Published On : Wed, Oct 4th, 2017

Pesticide or Poison? A closer look to the new threat claiming lives of Vidarbha Farmers

Vidarbha, Yavatmal
Nagpur/ Yavatmal: Although, Yavatmal has been infamous for suicides of cotton farmers for nearly two decades, it is now in the public eye for farmer deaths again. Only this time, the same is not a willing killing. It is “deaths due to inhaling pesticides” which is claiming the lives of farmers this time. As is being stated, around 18 farmers have lost their lives due to the same in merely two weeks.

Considering the seriousness of the matter, state government had also established an investigation committee over the case and even declared necessary steps for prevention of deaths.

However, the deaths have raised a bunch of questions on the modern methods of farming which are based on chemicals and also its impact on human lives.

Spraying of Pesticides:

Kishore Tiwari, Chairman, Vasantrao Krishi Swawlamban, recently visited Yavatmal and shares his observations. “As many as eighteen farmers have lost their lives due to side effects of spraying pesticides in farms. Hundreds have been admitted to hospitals’, claims Tiwari.

Vasantrao Krishi Swawlamban is a mission being run by Maharashtra Government to check farmer suicides and execution of policies for their benefits. On the directions of CM Devendra Fadnavis, state government has announced that the matter will be investigated by Additional Chief Secretary of Home Ministry.

What the Government claims:

BJP Legislator from Yavatmal and a minister in State Government, Madan Yerawar has claimed that distribution of masks to farmers has been started. “We have started distributing masks and gloves to the farmers so that they can cover themselves while spraying the chemicals. All the hospitals have also been directed to arrange to other necessities to deal with any emergencies. As a result, the death toll has declined in past few days. The families of farmers who have died remain in an irrecoverable shock and loss.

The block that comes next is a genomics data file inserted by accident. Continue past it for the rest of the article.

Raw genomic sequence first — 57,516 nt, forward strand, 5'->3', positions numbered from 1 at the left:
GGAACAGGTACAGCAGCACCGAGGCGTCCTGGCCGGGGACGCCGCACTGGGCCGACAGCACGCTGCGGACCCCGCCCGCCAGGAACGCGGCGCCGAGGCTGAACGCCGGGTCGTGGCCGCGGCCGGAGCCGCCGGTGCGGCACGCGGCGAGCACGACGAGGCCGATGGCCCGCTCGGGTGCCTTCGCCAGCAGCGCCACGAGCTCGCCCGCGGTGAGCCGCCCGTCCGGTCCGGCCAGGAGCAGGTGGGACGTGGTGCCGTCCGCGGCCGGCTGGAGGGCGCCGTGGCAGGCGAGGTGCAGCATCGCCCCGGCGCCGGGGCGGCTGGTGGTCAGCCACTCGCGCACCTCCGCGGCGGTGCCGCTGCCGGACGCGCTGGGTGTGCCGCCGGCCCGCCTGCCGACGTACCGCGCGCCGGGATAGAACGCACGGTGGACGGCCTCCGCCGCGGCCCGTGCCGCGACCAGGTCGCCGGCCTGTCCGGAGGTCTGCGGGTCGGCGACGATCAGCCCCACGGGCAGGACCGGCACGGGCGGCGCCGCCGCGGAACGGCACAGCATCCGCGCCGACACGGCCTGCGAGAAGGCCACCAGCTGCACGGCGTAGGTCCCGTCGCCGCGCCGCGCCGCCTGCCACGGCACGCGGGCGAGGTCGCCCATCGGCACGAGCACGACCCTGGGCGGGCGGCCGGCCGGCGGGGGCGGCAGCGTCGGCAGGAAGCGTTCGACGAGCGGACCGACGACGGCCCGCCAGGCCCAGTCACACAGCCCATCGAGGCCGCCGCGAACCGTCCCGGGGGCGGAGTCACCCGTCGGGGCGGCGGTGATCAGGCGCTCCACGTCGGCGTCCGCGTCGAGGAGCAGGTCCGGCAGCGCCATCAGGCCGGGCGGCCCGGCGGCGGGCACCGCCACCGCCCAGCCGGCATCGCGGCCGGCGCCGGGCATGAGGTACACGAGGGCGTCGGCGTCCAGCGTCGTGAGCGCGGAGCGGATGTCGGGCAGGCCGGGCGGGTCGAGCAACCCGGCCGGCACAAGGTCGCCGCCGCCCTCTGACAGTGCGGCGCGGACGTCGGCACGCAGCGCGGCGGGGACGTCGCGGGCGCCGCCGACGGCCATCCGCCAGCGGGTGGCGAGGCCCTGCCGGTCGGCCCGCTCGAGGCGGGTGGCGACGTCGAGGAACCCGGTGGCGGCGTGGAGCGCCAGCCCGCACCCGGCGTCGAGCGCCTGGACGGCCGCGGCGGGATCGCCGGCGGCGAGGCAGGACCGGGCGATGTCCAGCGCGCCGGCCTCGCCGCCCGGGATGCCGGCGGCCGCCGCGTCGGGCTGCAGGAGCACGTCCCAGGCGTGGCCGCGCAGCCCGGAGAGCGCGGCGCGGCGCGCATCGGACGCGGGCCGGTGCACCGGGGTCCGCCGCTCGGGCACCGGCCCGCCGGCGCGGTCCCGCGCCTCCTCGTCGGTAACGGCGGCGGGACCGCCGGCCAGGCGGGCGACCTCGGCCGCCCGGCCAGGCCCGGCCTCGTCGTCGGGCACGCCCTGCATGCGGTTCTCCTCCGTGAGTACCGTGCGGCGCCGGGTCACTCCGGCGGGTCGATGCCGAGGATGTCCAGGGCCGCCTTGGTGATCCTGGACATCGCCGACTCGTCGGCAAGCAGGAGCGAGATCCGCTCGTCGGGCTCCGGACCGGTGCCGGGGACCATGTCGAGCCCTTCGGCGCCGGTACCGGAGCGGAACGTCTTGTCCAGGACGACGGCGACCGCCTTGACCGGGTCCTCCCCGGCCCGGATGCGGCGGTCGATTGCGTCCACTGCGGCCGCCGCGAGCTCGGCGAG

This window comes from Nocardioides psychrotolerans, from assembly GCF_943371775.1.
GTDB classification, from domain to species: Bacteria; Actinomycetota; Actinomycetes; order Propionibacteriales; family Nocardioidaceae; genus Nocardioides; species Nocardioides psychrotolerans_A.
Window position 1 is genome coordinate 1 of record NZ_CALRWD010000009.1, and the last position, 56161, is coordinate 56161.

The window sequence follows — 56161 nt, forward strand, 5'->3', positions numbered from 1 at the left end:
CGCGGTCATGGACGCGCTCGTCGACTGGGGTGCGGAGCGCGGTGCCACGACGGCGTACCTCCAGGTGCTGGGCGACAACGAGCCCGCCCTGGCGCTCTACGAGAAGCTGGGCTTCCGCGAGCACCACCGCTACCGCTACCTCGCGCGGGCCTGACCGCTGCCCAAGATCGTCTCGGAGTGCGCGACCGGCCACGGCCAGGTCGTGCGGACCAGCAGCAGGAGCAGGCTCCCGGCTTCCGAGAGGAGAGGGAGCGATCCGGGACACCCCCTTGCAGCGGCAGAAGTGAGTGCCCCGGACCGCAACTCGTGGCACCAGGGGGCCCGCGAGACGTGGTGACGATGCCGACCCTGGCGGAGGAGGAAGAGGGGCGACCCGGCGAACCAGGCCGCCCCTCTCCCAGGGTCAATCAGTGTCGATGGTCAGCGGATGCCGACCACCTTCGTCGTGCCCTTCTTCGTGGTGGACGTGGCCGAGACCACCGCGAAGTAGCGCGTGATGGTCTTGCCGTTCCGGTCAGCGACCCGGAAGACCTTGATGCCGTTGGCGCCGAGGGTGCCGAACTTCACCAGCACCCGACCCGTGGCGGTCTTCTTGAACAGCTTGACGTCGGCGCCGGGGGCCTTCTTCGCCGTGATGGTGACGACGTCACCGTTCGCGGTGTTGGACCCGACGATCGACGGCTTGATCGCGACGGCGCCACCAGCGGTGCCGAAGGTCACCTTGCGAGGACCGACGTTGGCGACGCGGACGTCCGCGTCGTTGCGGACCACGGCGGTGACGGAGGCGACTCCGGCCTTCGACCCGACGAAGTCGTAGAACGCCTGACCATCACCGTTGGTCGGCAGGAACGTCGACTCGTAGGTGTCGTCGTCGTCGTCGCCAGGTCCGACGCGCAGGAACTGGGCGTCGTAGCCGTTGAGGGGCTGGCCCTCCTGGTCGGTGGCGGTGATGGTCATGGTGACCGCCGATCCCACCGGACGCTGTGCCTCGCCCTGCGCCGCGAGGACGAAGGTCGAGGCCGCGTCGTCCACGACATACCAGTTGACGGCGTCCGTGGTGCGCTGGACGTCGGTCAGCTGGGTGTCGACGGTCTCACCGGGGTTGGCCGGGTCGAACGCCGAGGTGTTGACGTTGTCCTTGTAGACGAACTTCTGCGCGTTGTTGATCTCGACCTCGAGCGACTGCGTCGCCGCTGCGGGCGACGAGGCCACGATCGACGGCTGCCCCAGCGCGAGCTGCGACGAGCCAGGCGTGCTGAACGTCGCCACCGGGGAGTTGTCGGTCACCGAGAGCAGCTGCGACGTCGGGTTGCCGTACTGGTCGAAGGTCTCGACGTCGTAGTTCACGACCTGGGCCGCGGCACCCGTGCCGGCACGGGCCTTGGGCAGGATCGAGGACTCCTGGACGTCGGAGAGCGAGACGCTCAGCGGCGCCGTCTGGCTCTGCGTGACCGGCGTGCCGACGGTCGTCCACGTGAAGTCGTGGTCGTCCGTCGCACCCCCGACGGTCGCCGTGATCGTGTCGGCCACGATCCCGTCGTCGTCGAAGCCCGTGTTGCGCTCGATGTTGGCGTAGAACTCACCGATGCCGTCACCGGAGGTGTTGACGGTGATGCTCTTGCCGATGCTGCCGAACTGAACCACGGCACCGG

Families have broken down:

Pratiksha, a nursing student and daughter of one of the deceased farmers states that her father had a wound on shoulder when he sprayed a particular chemical for the first time. “After the wound recovered, father went to spray the chemicals again. When he returned he started throwing up”, she said.

“We took him to Sawargaon Primary Health Centre where he was given saline solution. However, when he did not recuperated we took him to a hospital in Kalamb who referred him further. Considering his worsening health we decided to take him to a private hospital but as we were unable to pay their high fees, we had to again visit government hospital where he deed”, tells Pratiksha with a heavy heart.

Adverse affects of Pesticides:

Around 25 cases have been reported where the harsh chemicals have had callous impact on the eyesight of farmers. Although, their sights will convalesce, it may have long term impacts.

Tiwari states, “It is the responsibility of seed and pesticide companies and their distributors to give proper training and information about the spewing of chemicals on the fields”. He further adds that it is the duty of Agriculture Department to monitor the whole process.

“In case of any affects on the farmers who come in contact with these chemicals, health ministry is required take an immediate action for treatment. I demand running of criminal case against these neglecting companies”, said Kishore Tiwari.

Pesticides or Poison:

The academicians and agro-scientists now are opining that wrong combination and faulty use of pesticides and spraying without any protective gear are the apparent reasons for the death of sprayers. It is the deliberate silence of mogul companies which has given a free hand to exploit the situation by the pesticide manufacturing companies.

It was essential for the farmers to keep themselves covered while spraying these strong chemicals. However, that did not happen which has resulted in several deaths. It is to be mentioned that every farmer is not allowed to spray these chemicals but a trained team must do it. However, it is often overlooked and the untrained farmers indulge in it by themselves.

—Source : BBC